No, I’m not talking about “discouragement” or “lethargy”—I’m talking about a real person. “Enemy” might be a bit of a strong word, but this person is the number one factor that can stand in between you and getting an interview for the job of your dreams. Read on for the lowdown…
Today’s question comes from Kate S., who asks, “I’ve found a copywriting job I really want. What’s the best way to apply for it?”
Well, obviously, the first and most important thing is to make sure that your resume and your copywriting portfolio are up to snuff. If they’re looking for 10 years of experience and you’ve only got a year and half, or if they’re looking for experience writing websites and you’ve only ever done print, no application advice is going to fix that. Flesh out your portfolio with spec ads if you need to, but be sure you can show them at least most of what they’re looking for.
But just because you don’t have exactly what the job description is looking for doesn’t necessarily mean you’re not right for the job. For example, if they’re looking for three years’ ad agency experience and you haven’t work in an ad agency, but you’ve worked at an in-house agency that had multiple brands, tight deadlines and lots of branding work, you could still be a good fit.
And you might be able to convey that to a creative director, but there’s one person who stands in the way of you getting to him/her: the internal recruiter. The internal recruiter is the person who’s in charge of finding people to fill positions within a company, as well as fielding resumes from applicants and external recruiters.
Here’s why this person can pose such a problem for you: The internal recruiter generally doesn’t come from a creative background and is basing their applicant criteria on what the creative director has asked for. As such, they often aren’t able to recognize the potential within applicants who may be a good fit, but whose resumes don’t contain the few keywords that the creative director mentioned. If they don’t see those few keywords in your resume, they’re likely to never get in touch.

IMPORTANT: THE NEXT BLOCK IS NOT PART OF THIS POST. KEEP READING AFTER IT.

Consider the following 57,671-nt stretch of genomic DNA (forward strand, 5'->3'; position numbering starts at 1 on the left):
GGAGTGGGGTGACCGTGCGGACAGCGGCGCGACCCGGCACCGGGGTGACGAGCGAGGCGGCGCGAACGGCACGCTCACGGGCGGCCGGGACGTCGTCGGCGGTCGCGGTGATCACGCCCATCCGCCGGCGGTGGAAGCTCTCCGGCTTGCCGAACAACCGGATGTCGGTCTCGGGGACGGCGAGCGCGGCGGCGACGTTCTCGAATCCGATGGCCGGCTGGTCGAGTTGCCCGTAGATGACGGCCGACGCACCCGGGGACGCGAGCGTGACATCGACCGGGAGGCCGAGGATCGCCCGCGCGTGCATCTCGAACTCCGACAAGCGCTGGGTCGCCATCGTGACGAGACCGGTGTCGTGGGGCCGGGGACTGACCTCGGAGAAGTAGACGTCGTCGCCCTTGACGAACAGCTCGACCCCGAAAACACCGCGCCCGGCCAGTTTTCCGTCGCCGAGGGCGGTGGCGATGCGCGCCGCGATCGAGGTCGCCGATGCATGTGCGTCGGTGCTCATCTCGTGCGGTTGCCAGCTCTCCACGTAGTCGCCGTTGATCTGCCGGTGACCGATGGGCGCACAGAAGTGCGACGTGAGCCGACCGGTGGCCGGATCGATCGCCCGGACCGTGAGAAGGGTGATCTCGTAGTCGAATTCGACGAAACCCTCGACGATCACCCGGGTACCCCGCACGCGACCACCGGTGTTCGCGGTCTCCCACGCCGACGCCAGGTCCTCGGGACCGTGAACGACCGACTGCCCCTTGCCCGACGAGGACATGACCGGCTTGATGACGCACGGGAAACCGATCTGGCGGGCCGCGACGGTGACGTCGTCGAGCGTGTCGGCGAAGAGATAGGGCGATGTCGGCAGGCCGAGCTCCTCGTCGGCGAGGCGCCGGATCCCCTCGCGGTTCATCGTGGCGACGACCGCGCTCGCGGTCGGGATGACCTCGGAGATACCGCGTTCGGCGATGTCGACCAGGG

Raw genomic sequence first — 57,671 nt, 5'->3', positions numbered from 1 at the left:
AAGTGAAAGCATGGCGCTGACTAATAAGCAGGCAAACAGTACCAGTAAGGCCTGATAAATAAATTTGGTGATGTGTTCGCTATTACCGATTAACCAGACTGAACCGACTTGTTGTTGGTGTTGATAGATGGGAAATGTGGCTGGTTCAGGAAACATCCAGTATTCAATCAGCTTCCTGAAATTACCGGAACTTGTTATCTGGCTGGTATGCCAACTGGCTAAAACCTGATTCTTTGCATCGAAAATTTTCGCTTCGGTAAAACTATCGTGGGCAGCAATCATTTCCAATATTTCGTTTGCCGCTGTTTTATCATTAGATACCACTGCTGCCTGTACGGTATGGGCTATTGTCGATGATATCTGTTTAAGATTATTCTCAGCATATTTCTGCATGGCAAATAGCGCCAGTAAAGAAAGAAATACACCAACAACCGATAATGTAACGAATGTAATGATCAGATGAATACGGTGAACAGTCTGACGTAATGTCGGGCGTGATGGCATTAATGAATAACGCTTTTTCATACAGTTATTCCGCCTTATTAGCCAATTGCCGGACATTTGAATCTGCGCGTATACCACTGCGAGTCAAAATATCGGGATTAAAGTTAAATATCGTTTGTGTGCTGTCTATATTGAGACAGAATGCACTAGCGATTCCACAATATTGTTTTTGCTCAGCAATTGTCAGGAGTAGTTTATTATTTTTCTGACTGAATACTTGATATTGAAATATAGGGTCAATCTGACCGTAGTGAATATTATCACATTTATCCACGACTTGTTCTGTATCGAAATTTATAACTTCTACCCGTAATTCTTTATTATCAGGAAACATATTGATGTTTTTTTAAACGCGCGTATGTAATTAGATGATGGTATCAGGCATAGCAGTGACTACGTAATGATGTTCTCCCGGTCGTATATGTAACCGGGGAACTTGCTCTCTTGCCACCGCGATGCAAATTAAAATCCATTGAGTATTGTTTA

So what do you do? Eliminate the middle man! If you’re applying directly and not through an external recruitment agency, try to get your resume directly to the creative director. They’re not CIA agents; their contact information should be easy to find with a few Google searches or a phone call or two. Then, sell yourself in your cover letter, addressing the places that your resume doesn’t match the job description and explaining why you’re a perfect fit for the job!
Now, again, you want to make sure that you really are a good fit. The last thing you want to do is tick off a creative director by wasting his or her time with an application that is blatantly unqualified for a role. But if you are a good fit, you can save both yourself and the creative director time and energy by making yourself known. Put together a really top-notch, stand-out cover letter for your resume, and really use your copywriting skills to sell yourself.
Please don’t get me wrong: I’ve worked with a lot of internal recruiters, and some of them have been good at what they do. One of my favorite hires resulted from an internal recruiter insisting I speak with someone even though I was already intending to offer the role to someone else. As in any job, some internal recruiters can be sensational.
But when it’s your potential new job on the line, the direction of your career at stake, you don’t want to take the chance that you’re going to deal with a less-than-excellent internal recruiter. It’s your livelihood, after all. Take control of it!
Your turn! How do you make sure that you get interviews when you apply for jobs? Let us know in the comments below!
Last Updated on March 18, 2019 by Nicki Krawczyk